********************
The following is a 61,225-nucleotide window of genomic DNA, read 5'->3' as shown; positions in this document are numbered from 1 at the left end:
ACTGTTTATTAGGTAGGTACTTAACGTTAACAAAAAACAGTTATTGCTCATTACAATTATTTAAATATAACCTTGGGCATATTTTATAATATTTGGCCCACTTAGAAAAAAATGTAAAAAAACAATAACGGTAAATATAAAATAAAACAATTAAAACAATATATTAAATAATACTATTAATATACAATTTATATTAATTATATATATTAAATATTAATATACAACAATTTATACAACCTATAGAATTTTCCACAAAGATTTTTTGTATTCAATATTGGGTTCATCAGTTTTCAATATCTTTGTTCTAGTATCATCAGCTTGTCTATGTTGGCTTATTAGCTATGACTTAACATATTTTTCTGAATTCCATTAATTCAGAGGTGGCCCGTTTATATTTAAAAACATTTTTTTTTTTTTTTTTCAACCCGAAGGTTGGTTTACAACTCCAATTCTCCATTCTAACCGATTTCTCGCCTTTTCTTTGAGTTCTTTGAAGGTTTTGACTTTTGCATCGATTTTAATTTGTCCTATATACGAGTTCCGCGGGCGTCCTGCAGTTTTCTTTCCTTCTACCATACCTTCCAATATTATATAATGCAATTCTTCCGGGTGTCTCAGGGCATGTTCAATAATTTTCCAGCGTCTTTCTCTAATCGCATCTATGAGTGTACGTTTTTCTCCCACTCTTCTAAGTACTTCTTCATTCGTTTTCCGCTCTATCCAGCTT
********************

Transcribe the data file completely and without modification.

The following is a 61,225-nucleotide window of genomic DNA, read 5'->3' as shown; positions in this document are numbered from 1 at the left end:
ACTGTTTATTAGGTAGGTACTTAACGTTAACAAAAAACAGTTATTGCTCATTACAATTATTTAAATATAACCTTGGGCATATTTTATAATATTTGGCCCACTTAGAAAAAAATGTAAAAAAACAATAACGGTAAATATAAAATAAAACAATTAAAACAATATATTAAATAATACTATTAATATACAATTTATATTAATTATATATATTAAATATTAATATACAACAATTTATACAACCTATAGAATTTTCCACAAAGATTTTTTGTATTCAATATTGGGTTCATCAGTTTTCAATATCTTTGTTCTAGTATCATCAGCTTGTCTATGTTGGCTTATTAGCTATGACTTAACATATTTTTCTGAATTCCATTAATTCAGAGGTGGCCCGTTTATATTTAAAAACATTTTTTTTTTTTTTTTTCAACCCGAAGGTTGGTTTACAACTCCAATTCTCCATTCTAACCGATTTCTCGCCTTTTCTTTGAGTTCTTTGAAGGTTTTGACTTTTGCATCGATTTTAATTTGTCCTATATACGAGTTCCGCGGGCGTCCTGCAGTTTTCTTTCCTTCTACCATACCTTCCAATATTATATAATGCAATTCTTCCGGGTGTCTCAGGGCATGTTCAATAATTTTCCAGCGTCTTTCTCTAATCGCATCTATGAGTGTACGTTTTTCTCCCACTCTTCTAAGTACTTCTTCATTCGTTTTCCGCTCTATCCAGCTT